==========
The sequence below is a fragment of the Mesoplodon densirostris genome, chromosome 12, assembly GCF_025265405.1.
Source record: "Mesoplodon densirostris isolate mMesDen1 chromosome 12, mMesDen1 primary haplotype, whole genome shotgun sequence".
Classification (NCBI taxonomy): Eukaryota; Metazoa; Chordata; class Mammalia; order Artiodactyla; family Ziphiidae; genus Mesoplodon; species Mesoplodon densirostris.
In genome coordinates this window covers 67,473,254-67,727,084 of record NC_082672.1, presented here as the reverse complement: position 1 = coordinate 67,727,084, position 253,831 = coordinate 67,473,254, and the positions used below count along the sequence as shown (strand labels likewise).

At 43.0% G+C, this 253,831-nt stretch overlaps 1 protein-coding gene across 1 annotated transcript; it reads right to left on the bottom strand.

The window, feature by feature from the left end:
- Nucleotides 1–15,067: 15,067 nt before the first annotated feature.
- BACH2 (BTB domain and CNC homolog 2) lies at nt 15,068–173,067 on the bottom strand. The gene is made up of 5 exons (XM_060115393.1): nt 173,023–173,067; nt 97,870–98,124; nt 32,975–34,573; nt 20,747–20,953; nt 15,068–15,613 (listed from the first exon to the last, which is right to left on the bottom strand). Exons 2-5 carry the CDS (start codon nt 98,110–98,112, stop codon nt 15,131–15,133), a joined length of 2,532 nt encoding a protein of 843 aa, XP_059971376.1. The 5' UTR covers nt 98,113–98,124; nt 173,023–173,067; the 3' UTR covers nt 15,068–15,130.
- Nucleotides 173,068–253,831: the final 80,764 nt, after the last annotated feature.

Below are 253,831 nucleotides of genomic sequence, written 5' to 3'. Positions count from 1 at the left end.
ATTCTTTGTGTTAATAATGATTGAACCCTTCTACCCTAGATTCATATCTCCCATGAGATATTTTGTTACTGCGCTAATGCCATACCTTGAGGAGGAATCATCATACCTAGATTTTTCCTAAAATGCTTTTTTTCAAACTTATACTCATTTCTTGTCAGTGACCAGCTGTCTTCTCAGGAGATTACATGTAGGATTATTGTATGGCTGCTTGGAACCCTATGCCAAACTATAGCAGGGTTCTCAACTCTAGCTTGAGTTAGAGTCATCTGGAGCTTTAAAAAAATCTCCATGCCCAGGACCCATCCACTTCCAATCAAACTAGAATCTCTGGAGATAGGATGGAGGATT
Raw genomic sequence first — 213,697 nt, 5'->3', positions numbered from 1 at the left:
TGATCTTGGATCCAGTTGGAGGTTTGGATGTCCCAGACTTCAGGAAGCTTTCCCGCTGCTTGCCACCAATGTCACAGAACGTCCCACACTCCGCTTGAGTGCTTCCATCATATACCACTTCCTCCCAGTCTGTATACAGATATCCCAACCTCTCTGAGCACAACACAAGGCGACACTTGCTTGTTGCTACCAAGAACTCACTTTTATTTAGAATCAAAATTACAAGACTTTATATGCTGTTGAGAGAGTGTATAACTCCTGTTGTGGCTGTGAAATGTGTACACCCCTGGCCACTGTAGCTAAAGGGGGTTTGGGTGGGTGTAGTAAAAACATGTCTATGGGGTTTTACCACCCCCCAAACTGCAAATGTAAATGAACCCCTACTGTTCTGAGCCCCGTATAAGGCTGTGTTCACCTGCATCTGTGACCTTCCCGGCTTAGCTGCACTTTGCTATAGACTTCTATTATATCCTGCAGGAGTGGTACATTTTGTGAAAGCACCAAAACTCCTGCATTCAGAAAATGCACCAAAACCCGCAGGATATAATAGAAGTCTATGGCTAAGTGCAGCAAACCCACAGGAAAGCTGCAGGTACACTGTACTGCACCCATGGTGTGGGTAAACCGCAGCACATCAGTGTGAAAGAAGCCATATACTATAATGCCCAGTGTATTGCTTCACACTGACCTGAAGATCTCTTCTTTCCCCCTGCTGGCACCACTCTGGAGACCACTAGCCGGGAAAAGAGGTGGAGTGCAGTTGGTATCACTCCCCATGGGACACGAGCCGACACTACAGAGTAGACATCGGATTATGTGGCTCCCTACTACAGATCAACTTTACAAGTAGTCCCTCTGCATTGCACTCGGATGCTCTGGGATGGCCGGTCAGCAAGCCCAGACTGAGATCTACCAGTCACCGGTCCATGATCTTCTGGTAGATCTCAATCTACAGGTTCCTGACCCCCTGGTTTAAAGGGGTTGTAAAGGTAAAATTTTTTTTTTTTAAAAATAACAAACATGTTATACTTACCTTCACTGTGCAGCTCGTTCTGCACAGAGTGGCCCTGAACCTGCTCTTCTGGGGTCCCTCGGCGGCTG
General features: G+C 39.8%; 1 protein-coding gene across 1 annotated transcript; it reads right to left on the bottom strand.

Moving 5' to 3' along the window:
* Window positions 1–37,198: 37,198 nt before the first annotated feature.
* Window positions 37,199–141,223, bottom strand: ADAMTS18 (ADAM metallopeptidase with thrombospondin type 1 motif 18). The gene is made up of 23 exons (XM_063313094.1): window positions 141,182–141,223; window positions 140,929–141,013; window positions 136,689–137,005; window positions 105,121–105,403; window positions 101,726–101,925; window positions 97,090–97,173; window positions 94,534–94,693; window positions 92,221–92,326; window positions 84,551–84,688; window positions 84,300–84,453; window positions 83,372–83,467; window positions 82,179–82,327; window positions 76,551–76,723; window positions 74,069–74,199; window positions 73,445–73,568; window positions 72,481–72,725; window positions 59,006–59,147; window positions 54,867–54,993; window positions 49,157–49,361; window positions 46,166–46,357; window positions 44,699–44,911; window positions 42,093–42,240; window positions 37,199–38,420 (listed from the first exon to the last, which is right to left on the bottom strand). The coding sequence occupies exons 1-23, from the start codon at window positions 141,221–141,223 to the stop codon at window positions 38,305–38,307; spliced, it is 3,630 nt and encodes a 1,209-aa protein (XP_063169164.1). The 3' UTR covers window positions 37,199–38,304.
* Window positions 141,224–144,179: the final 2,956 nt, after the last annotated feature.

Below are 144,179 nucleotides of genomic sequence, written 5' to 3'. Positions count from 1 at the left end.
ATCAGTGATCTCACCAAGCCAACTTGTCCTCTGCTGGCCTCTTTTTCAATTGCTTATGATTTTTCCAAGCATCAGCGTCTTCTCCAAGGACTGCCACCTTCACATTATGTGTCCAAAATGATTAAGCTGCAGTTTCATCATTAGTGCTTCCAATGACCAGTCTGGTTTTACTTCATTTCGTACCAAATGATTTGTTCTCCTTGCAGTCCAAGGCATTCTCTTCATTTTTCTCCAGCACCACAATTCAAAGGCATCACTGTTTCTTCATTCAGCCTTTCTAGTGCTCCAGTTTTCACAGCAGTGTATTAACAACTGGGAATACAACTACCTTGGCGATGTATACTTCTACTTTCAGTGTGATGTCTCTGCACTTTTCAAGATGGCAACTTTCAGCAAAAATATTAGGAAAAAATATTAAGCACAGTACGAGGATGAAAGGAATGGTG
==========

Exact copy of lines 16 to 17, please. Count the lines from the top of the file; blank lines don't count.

* Window positions 1–37,198: 37,198 nt before the first annotated feature.
* Window positions 37,199–141,223, bottom strand: ADAMTS18 (ADAM metallopeptidase with thrombospondin type 1 motif 18). The gene is made up of 23 exons (XM_063313094.1): window positions 141,182–141,223; window positions 140,929–141,013; window positions 136,689–137,005; window positions 105,121–105,403; window positions 101,726–101,925; window positions 97,090–97,173; window positions 94,534–94,693; window positions 92,221–92,326; window positions 84,551–84,688; window positions 84,300–84,453; window positions 83,372–83,467; window positions 82,179–82,327; window positions 76,551–76,723; window positions 74,069–74,199; window positions 73,445–73,568; window positions 72,481–72,725; window positions 59,006–59,147; window positions 54,867–54,993; window positions 49,157–49,361; window positions 46,166–46,357; window positions 44,699–44,911; window positions 42,093–42,240; window positions 37,199–38,420 (listed from the first exon to the last, which is right to left on the bottom strand). The coding sequence occupies exons 1-23, from the start codon at window positions 141,221–141,223 to the stop codon at window positions 38,305–38,307; spliced, it is 3,630 nt and encodes a 1,209-aa protein (XP_063169164.1). The 3' UTR covers window positions 37,199–38,304.